Governor Pat Quinn’s (D) outward attitude towards this reform has been one of “Don’t look at me, I just signed the darned thing…” but again he has done little to upset his union supporters other than agree that there is a problem, it will be challenged in court, but nothing will change until after the election, thank you. Maybe then he’ll be a bit more concerned about what his legacy as Governor will be like in the future. Dan Rutherford (R) State Treasurer and first time candidate for Governor has done little more than issue statements about concern for the growing problem of pension liability. He also states support for the idea that a solution can be reached. In other words, “I hope I haven’t offended anyone and can I please have your support in getting elected Governor? I’m not doing so well in the polls and I’m just about out of money to campaign with…”
Interestingly, each of these Governor candidates has at least 20 years of elected service, and that’s an important number to remember. Why? Well, the pension crisis first started in 1989 by most accounts, and the warning signs that it would eventually implode became clearly evident around 1995, a year when each of these candidates were in office. Yet they did nothing to avoid this catastrophe. Why?
20 years later they are each finally addressing the issue, but with a bill that is so weak and inefficient as to remind me of Neville Chamberlain waiving a peace agreement to British citizens just moments before Hitler launched his Blitzkriegs. They don’t seem to believe that the voters will not hold them accountable for this tremendous boondoggle that has turned Illinois, a state that for decades was considered the benchmark for production and job security, into the laughing stock of the nation. But then again, they really know nothing other than politics.
There is another Governor candidate that doesn’t seem afraid to call it like he sees it. Bruce Rauner, a self made gazillion-aire, used to manage a portion of the state employee pension fund. Under his leadership, the portion his company managed was able to grow those funds by an average return of 17.5%, even during some very troubling economic times. So I tend to put more credence in his opinion than I do in those of the fellows that caused this mess in the first place.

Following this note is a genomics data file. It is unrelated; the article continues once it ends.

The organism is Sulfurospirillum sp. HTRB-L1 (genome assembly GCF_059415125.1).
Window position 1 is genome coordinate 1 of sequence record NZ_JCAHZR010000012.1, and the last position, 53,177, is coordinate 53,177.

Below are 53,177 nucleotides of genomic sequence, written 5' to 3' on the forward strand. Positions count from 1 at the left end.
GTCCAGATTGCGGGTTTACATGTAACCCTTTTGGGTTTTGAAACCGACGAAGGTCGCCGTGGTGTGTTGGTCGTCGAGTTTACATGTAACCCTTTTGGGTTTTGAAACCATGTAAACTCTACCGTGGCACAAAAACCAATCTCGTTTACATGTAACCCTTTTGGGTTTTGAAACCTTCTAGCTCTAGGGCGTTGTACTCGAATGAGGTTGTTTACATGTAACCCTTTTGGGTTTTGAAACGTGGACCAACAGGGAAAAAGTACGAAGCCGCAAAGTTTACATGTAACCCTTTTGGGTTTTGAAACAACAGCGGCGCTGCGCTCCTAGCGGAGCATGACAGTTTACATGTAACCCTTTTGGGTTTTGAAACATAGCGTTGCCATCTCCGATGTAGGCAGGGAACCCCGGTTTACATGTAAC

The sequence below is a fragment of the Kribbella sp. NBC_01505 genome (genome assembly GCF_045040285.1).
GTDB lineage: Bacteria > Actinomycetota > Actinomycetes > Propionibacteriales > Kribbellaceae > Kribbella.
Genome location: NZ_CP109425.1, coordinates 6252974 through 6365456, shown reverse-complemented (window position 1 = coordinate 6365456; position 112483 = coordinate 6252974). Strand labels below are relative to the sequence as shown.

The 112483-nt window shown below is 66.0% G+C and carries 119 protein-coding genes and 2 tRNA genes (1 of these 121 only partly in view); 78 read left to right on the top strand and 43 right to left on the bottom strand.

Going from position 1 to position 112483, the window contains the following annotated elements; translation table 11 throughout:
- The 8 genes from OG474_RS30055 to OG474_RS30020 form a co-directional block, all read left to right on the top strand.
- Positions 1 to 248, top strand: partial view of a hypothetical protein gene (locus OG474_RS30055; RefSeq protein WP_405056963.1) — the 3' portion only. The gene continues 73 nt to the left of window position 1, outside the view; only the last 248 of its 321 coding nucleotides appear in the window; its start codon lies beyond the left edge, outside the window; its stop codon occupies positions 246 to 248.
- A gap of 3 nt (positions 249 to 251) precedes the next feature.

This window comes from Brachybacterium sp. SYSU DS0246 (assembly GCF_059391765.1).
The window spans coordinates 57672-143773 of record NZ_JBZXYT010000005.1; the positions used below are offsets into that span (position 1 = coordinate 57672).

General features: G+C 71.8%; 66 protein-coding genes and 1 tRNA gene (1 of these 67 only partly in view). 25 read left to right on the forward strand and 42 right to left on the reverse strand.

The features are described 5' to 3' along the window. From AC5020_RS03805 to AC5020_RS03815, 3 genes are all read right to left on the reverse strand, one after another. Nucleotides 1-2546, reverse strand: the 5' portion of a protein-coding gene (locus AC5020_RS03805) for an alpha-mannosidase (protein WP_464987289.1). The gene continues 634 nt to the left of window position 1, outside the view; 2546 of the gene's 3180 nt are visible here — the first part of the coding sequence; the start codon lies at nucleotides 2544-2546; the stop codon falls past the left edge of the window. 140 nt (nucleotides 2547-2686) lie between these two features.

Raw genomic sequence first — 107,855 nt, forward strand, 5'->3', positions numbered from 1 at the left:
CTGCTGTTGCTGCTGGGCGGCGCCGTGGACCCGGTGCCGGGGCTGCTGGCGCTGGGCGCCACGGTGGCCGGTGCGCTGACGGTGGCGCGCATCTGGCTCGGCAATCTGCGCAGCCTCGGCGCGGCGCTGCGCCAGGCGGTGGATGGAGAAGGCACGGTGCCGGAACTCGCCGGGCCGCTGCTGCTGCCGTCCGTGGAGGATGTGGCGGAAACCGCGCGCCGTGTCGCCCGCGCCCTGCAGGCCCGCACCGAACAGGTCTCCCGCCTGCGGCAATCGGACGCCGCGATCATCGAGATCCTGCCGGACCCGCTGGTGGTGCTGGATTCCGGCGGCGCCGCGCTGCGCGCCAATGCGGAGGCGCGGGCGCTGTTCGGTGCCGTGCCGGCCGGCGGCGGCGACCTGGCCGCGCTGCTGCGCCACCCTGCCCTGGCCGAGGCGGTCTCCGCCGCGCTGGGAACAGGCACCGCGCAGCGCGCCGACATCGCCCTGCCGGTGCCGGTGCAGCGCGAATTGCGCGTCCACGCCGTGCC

Mr Rauner puts it bluntly when he says “This new pension reform bill is a disaster…period.” In order for the reform to work, the union members themselves would have to give up a GUARANTEED pension amount and experience a loss of retirement income. No hard working person in their right mind would agree to that. But supporters of the bill say they have a safeguard. The new reform has an option that would allow current employees to “freeze” their pension benefits and begin to pay into a 401K type of retirement plan. The problem with that idea is that if more than a small percentage, say 5%, of state employees were to avail themselves of this option, then the MANDATED contributions to the GUARANTEED pension fund already in existence would decrease to a point where the current unfunded pension liability would not shrink… it would grow! The statement that the new pension reform will save 160 Billion Dollars over the years can only be substantiated through questionable accounting and redirection of alleged “savings” back into the fund. As Mr Rauner has stated, “any college freshman with a calculator and a basic introduction course to accounting or economics can tell you this won’t work…it’ll just get worse in a few years”.
Since Mr. Rauner has a batting average of over .900 in business investments without saddling up companies with debt and moving the jobs out of Illinois, I tend to think he’s the guy we should listen to. When we look at the fact that he owns a capital investment group that is set up to specifically invest into companies in Illinois or to entice companies to Illinois, I believe him when he says that there is a way to solve the pension liability problem without sticking the bill to the taxpayers and businesses. Unfortunately, Mr Rauner is not a career politician and has a difficult time making statements that are designed to be ambiguous enough to appease the largest voting demographic groups. If he’s calling the new reform bill a turd, then maybe we should all play it safe and buy some extra toilet paper…or maybe we can just guess which cup has the pea…or which card is the Red Queen. Or maybe, like Damocles, we should just give up our chair and move as far away from that sword as we can.